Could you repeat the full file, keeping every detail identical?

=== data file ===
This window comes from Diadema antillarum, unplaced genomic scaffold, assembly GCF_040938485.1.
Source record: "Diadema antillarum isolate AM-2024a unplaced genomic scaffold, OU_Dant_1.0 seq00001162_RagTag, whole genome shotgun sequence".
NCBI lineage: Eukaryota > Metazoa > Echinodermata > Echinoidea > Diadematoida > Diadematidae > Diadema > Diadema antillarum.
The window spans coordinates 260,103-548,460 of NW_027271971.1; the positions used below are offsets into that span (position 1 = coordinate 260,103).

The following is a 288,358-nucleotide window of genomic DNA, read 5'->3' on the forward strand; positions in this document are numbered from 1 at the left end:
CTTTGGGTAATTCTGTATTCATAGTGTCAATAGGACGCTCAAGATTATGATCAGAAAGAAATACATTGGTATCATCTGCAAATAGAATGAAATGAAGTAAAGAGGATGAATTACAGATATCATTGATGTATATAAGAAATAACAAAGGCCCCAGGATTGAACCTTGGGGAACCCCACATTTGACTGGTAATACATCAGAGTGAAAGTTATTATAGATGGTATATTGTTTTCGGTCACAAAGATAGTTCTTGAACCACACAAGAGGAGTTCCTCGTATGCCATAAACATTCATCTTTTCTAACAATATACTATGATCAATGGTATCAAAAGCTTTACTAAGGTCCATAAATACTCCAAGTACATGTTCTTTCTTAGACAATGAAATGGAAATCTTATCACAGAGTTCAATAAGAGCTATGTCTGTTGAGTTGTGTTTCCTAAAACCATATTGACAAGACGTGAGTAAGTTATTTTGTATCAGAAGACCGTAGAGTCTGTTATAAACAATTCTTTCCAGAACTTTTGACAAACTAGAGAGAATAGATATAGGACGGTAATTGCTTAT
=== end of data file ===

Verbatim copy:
This window comes from Diadema antillarum, unplaced genomic scaffold, assembly GCF_040938485.1.
Source record: "Diadema antillarum isolate AM-2024a unplaced genomic scaffold, OU_Dant_1.0 seq00001162_RagTag, whole genome shotgun sequence".
NCBI lineage: Eukaryota > Metazoa > Echinodermata > Echinoidea > Diadematoida > Diadematidae > Diadema > Diadema antillarum.
The window spans coordinates 260,103-548,460 of NW_027271971.1; the positions used below are offsets into that span (position 1 = coordinate 260,103).

The following is a 288,358-nucleotide window of genomic DNA, read 5'->3' on the forward strand; positions in this document are numbered from 1 at the left end:
CTTTGGGTAATTCTGTATTCATAGTGTCAATAGGACGCTCAAGATTATGATCAGAAAGAAATACATTGGTATCATCTGCAAATAGAATGAAATGAAGTAAAGAGGATGAATTACAGATATCATTGATGTATATAAGAAATAACAAAGGCCCCAGGATTGAACCTTGGGGAACCCCACATTTGACTGGTAATACATCAGAGTGAAAGTTATTATAGATGGTATATTGTTTTCGGTCACAAAGATAGTTCTTGAACCACACAAGAGGAGTTCCTCGTATGCCATAAACATTCATCTTTTCTAACAATATACTATGATCAATGGTATCAAAAGCTTTACTAAGGTCCATAAATACTCCAAGTACATGTTCTTTCTTAGACAATGAAATGGAAATCTTATCACAGAGTTCAATAAGAGCTATGTCTGTTGAGTTGTGTTTCCTAAAACCATATTGACAAGACGTGAGTAAGTTATTTTGTATCAGAAGACCGTAGAGTCTGTTATAAACAATTCTTTCCAGAACTTTTGACAAACTAGAGAGAATAGATATAGGACGGTAATTGCTTAT